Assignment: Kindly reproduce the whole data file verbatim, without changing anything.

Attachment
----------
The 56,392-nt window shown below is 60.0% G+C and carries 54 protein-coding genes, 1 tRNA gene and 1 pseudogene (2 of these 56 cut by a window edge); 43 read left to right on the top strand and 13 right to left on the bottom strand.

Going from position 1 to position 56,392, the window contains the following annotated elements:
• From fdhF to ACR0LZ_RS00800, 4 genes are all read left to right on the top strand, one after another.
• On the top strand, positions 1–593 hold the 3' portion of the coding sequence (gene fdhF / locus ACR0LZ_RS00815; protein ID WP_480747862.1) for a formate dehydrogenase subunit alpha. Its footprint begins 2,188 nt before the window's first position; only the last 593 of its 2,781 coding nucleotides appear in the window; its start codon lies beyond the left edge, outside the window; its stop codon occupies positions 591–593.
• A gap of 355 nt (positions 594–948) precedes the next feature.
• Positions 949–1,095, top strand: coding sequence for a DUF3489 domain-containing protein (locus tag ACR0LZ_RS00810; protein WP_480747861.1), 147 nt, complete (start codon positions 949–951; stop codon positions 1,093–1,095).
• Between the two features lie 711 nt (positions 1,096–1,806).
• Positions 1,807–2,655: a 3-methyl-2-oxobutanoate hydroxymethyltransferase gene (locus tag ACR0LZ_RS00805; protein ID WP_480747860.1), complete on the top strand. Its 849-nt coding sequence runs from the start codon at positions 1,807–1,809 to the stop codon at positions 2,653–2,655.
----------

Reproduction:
The 56,392-nt window shown below is 60.0% G+C and carries 54 protein-coding genes, 1 tRNA gene and 1 pseudogene (2 of these 56 cut by a window edge); 43 read left to right on the top strand and 13 right to left on the bottom strand.

Going from position 1 to position 56,392, the window contains the following annotated elements:
• From fdhF to ACR0LZ_RS00800, 4 genes are all read left to right on the top strand, one after another.
• On the top strand, positions 1–593 hold the 3' portion of the coding sequence (gene fdhF / locus ACR0LZ_RS00815; protein ID WP_480747862.1) for a formate dehydrogenase subunit alpha. Its footprint begins 2,188 nt before the window's first position; only the last 593 of its 2,781 coding nucleotides appear in the window; its start codon lies beyond the left edge, outside the window; its stop codon occupies positions 591–593.
• A gap of 355 nt (positions 594–948) precedes the next feature.
• Positions 949–1,095, top strand: coding sequence for a DUF3489 domain-containing protein (locus tag ACR0LZ_RS00810; protein WP_480747861.1), 147 nt, complete (start codon positions 949–951; stop codon positions 1,093–1,095).
• Between the two features lie 711 nt (positions 1,096–1,806).
• Positions 1,807–2,655: a 3-methyl-2-oxobutanoate hydroxymethyltransferase gene (locus tag ACR0LZ_RS00805; protein ID WP_480747860.1), complete on the top strand. Its 849-nt coding sequence runs from the start codon at positions 1,807–1,809 to the stop codon at positions 2,653–2,655.